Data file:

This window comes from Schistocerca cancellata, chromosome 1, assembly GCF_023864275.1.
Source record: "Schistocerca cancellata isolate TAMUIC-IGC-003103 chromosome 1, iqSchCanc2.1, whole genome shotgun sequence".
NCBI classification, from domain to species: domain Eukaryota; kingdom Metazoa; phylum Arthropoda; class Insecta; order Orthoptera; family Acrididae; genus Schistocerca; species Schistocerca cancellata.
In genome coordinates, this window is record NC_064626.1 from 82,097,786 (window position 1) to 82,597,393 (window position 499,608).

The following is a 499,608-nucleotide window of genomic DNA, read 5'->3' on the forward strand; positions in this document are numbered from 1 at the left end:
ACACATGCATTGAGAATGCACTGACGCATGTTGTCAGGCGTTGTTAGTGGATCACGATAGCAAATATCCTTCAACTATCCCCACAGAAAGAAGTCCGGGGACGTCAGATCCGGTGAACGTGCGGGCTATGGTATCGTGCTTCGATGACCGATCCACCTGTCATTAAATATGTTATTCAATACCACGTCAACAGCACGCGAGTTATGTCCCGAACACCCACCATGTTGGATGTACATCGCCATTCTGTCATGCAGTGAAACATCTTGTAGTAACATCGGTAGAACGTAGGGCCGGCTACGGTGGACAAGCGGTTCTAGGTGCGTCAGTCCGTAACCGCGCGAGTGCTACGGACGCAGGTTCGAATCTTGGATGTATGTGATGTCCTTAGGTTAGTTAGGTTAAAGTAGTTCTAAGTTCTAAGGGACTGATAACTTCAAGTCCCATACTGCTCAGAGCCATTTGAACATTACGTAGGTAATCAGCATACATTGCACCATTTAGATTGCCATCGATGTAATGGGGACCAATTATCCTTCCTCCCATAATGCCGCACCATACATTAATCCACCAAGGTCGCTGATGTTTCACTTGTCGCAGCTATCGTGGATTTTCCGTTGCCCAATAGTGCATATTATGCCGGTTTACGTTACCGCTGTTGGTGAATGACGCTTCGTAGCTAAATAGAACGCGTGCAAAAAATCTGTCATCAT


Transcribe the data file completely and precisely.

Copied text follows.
This window comes from Schistocerca cancellata, chromosome 1, assembly GCF_023864275.1.
Source record: "Schistocerca cancellata isolate TAMUIC-IGC-003103 chromosome 1, iqSchCanc2.1, whole genome shotgun sequence".
NCBI classification, from domain to species: domain Eukaryota; kingdom Metazoa; phylum Arthropoda; class Insecta; order Orthoptera; family Acrididae; genus Schistocerca; species Schistocerca cancellata.
In genome coordinates, this window is record NC_064626.1 from 82,097,786 (window position 1) to 82,597,393 (window position 499,608).

The following is a 499,608-nucleotide window of genomic DNA, read 5'->3' on the forward strand; positions in this document are numbered from 1 at the left end:
ACACATGCATTGAGAATGCACTGACGCATGTTGTCAGGCGTTGTTAGTGGATCACGATAGCAAATATCCTTCAACTATCCCCACAGAAAGAAGTCCGGGGACGTCAGATCCGGTGAACGTGCGGGCTATGGTATCGTGCTTCGATGACCGATCCACCTGTCATTAAATATGTTATTCAATACCACGTCAACAGCACGCGAGTTATGTCCCGAACACCCACCATGTTGGATGTACATCGCCATTCTGTCATGCAGTGAAACATCTTGTAGTAACATCGGTAGAACGTAGGGCCGGCTACGGTGGACAAGCGGTTCTAGGTGCGTCAGTCCGTAACCGCGCGAGTGCTACGGACGCAGGTTCGAATCTTGGATGTATGTGATGTCCTTAGGTTAGTTAGGTTAAAGTAGTTCTAAGTTCTAAGGGACTGATAACTTCAAGTCCCATACTGCTCAGAGCCATTTGAACATTACGTAGGTAATCAGCATACATTGCACCATTTAGATTGCCATCGATGTAATGGGGACCAATTATCCTTCCTCCCATAATGCCGCACCATACATTAATCCACCAAGGTCGCTGATGTTTCACTTGTCGCAGCTATCGTGGATTTTCCGTTGCCCAATAGTGCATATTATGCCGGTTTACGTTACCGCTGTTGGTGAATGACGCTTCGTAGCTAAATAGAACGCGTGCAAAAAATCTGTCATCAT